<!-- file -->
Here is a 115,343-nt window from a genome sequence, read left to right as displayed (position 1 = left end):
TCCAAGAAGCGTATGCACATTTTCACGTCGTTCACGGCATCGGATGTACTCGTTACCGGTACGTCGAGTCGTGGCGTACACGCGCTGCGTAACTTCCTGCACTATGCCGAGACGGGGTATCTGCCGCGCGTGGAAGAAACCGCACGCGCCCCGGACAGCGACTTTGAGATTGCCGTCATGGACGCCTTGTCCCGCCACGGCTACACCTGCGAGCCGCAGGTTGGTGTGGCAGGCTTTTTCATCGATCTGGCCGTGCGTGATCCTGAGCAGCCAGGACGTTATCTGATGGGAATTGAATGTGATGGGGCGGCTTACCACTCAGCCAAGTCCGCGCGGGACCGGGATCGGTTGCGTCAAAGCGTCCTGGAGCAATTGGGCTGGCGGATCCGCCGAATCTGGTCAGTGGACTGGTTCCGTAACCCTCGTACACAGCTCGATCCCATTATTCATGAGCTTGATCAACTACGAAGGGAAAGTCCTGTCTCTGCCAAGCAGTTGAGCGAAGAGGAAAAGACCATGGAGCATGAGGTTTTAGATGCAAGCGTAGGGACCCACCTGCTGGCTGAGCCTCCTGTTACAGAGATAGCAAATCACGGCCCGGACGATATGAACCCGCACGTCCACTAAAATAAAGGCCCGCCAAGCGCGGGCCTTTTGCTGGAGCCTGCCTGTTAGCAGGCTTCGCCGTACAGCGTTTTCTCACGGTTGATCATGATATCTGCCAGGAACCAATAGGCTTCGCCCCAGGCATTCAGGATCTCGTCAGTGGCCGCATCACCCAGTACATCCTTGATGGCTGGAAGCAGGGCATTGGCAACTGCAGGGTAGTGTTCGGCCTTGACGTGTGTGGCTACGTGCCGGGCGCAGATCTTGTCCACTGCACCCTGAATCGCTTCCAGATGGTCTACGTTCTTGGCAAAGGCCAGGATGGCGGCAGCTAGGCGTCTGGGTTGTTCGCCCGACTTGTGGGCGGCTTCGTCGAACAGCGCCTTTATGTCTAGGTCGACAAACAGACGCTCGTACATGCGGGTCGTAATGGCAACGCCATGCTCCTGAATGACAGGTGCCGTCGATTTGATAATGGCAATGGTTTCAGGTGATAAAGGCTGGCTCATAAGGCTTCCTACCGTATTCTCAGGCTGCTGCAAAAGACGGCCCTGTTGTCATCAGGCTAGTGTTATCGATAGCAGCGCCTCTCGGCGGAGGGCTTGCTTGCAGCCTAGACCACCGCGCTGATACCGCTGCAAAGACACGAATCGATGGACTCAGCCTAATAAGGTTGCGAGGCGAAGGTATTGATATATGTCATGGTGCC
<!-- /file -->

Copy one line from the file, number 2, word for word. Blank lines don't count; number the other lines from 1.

TCCAAGAAGCGTATGCACATTTTCACGTCGTTCACGGCATCGGATGTACTCGTTACCGGTACGTCGAGTCGTGGCGTACACGCGCTGCGTAACTTCCTGCACTATGCCGAGACGGGGTATCTGCCGCGCGTGGAAGAAACCGCACGCGCCCCGGACAGCGACTTTGAGATTGCCGTCATGGACGCCTTGTCCCGCCACGGCTACACCTGCGAGCCGCAGGTTGGTGTGGCAGGCTTTTTCATCGATCTGGCCGTGCGTGATCCTGAGCAGCCAGGACGTTATCTGATGGGAATTGAATGTGATGGGGCGGCTTACCACTCAGCCAAGTCCGCGCGGGACCGGGATCGGTTGCGTCAAAGCGTCCTGGAGCAATTGGGCTGGCGGATCCGCCGAATCTGGTCAGTGGACTGGTTCCGTAACCCTCGTACACAGCTCGATCCCATTATTCATGAGCTTGATCAACTACGAAGGGAAAGTCCTGTCTCTGCCAAGCAGTTGAGCGAAGAGGAAAAGACCATGGAGCATGAGGTTTTAGATGCAAGCGTAGGGACCCACCTGCTGGCTGAGCCTCCTGTTACAGAGATAGCAAATCACGGCCCGGACGATATGAACCCGCACGTCCACTAAAATAAAGGCCCGCCAAGCGCGGGCCTTTTGCTGGAGCCTGCCTGTTAGCAGGCTTCGCCGTACAGCGTTTTCTCACGGTTGATCATGATATCTGCCAGGAACCAATAGGCTTCGCCCCAGGCATTCAGGATCTCGTCAGTGGCCGCATCACCCAGTACATCCTTGATGGCTGGAAGCAGGGCATTGGCAACTGCAGGGTAGTGTTCGGCCTTGACGTGTGTGGCTACGTGCCGGGCGCAGATCTTGTCCACTGCACCCTGAATCGCTTCCAGATGGTCTACGTTCTTGGCAAAGGCCAGGATGGCGGCAGCTAGGCGTCTGGGTTGTTCGCCCGACTTGTGGGCGGCTTCGTCGAACAGCGCCTTTATGTCTAGGTCGACAAACAGACGCTCGTACATGCGGGTCGTAATGGCAACGCCATGCTCCTGAATGACAGGTGCCGTCGATTTGATAATGGCAATGGTTTCAGGTGATAAAGGCTGGCTCATAAGGCTTCCTACCGTATTCTCAGGCTGCTGCAAAAGACGGCCCTGTTGTCATCAGGCTAGTGTTATCGATAGCAGCGCCTCTCGGCGGAGGGCTTGCTTGCAGCCTAGACCACCGCGCTGATACCGCTGCAAAGACACGAATCGATGGACTCAGCCTAATAAGGTTGCGAGGCGAAGGTATTGATATATGTCATGGTGCC